For a supposed nation of animal lovers, our record is appalling. In a single year nearly 4,300 animal welfare cases were recorded in the province. And that does not include instances where farm animals were the subject of ill-treatment or where police investigated dog fighting and other barbaric examples of cruelty. The worrying aspect of this is that the real total of cases of neglect or ill-treatment, without doubt, is higher.
The new local authority-led Animal Welfare Service has only nine officers to cover the whole province for welfare cases involving pets and horses. That is an enormous workload for the individuals concerned and may partly explain why only one person was prosecuted in relation to animal welfare in the 12 months to April this year. A number of other cases are pending and some animals have been taken away from owners, but that is not a sufficient deterrent.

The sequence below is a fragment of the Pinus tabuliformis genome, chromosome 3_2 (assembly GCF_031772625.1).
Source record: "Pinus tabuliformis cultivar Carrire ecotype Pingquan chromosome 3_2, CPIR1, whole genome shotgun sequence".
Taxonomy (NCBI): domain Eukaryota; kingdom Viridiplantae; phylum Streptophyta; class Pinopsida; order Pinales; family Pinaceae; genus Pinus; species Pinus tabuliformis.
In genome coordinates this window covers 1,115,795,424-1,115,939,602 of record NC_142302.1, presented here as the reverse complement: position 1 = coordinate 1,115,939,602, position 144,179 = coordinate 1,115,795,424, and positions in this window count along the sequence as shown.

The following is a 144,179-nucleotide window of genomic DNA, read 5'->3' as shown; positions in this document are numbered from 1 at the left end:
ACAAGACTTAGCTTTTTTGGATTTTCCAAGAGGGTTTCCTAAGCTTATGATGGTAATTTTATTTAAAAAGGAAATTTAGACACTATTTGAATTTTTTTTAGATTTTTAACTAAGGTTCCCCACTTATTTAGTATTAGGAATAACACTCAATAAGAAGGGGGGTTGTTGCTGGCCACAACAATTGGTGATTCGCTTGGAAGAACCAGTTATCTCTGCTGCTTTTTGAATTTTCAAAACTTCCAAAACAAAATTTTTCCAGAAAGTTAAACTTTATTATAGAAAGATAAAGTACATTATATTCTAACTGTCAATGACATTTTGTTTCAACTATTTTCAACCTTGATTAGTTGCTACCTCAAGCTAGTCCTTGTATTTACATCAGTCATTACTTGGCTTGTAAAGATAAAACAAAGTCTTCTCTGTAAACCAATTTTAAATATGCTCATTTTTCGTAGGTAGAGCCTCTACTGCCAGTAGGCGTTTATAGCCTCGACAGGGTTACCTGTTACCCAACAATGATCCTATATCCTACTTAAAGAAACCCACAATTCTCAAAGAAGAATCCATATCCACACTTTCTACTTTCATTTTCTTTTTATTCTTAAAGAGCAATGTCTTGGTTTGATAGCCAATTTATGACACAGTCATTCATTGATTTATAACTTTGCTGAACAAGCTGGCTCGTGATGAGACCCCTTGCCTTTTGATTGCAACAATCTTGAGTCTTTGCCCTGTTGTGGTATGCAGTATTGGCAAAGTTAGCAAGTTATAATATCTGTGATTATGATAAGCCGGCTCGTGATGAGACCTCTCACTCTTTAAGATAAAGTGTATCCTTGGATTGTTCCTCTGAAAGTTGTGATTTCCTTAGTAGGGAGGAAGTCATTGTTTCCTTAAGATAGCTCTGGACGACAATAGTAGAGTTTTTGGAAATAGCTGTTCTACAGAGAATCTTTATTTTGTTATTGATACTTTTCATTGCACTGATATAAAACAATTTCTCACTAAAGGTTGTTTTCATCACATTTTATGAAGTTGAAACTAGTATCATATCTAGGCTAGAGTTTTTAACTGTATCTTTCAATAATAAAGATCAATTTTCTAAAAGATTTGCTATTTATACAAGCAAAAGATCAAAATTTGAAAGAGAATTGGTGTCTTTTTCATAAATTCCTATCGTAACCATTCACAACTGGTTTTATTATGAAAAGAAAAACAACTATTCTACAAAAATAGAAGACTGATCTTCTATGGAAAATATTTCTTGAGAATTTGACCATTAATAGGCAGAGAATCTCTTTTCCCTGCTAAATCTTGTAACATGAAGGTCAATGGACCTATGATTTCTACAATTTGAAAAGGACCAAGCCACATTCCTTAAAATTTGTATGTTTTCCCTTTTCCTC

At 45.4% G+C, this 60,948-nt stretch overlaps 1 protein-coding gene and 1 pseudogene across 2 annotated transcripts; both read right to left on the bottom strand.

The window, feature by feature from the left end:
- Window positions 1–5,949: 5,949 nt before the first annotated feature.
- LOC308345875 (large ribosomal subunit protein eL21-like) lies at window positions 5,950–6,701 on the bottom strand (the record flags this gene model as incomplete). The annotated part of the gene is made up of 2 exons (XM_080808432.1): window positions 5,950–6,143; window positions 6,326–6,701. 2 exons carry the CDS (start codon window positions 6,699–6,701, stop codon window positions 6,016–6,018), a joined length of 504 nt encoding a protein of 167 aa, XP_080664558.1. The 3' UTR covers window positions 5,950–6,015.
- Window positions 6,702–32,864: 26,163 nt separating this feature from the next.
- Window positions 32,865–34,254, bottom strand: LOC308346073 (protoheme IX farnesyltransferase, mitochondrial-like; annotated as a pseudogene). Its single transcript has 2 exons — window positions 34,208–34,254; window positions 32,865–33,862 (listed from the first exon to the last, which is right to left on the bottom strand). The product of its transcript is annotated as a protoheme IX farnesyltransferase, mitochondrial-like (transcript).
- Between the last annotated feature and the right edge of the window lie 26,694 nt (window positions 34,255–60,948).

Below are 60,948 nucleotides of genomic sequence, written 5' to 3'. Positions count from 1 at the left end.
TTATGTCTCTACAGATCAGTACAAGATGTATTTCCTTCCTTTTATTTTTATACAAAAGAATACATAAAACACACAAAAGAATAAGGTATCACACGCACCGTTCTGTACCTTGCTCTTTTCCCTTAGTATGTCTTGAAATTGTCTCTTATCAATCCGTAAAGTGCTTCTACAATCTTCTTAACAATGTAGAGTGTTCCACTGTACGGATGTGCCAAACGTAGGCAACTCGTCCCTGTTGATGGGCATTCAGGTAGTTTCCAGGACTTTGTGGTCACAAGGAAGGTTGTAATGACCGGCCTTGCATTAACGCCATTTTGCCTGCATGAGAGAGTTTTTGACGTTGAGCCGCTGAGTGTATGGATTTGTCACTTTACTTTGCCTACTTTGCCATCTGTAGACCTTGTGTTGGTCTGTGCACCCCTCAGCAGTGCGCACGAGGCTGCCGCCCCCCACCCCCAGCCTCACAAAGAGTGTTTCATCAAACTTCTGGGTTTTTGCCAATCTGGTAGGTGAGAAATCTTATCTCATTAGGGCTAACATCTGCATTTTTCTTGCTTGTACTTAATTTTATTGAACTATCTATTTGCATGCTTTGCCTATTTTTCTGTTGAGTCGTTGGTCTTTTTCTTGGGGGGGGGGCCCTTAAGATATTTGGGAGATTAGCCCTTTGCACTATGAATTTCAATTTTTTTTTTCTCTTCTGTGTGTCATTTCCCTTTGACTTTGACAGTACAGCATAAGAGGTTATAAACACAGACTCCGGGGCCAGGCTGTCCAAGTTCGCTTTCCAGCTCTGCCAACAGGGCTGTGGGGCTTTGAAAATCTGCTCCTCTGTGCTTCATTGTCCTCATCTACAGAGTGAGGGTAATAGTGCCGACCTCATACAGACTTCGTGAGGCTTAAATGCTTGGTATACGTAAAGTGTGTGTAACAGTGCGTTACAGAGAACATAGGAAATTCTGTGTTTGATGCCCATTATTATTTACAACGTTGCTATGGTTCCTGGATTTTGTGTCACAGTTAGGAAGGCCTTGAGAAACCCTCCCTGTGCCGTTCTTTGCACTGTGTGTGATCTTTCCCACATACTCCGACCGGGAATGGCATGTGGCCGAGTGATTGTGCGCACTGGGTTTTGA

There may be some cases where genuine economic distress or other mitigating factors have led to animals being poorly treated, but it is inconceivable that the vast bulk of the cases investigated have any excuse. It is clear that more resources need to be devoted to the task of discovering cases of ill-treatment or neglect, building up a strong legal case and bring the perpetrators to justice. Already some animal charities are querying if those charged with protecting animals' welfare are being given sufficient training and assistance to discharge their duties fully.
Of course the public also has a role to play. If they suspect ill-treatment or neglect of animals they should contact the relevant authorities. It is impossible even with much greater resources for animal welfare officers to be everywhere. They need tip-offs and in the last year the public responded very well, making more than 5,000 complaints. However, they too will wonder if the results justified their intervention. They will be expecting much sterner action, including more prosecutions, in the coming months and years.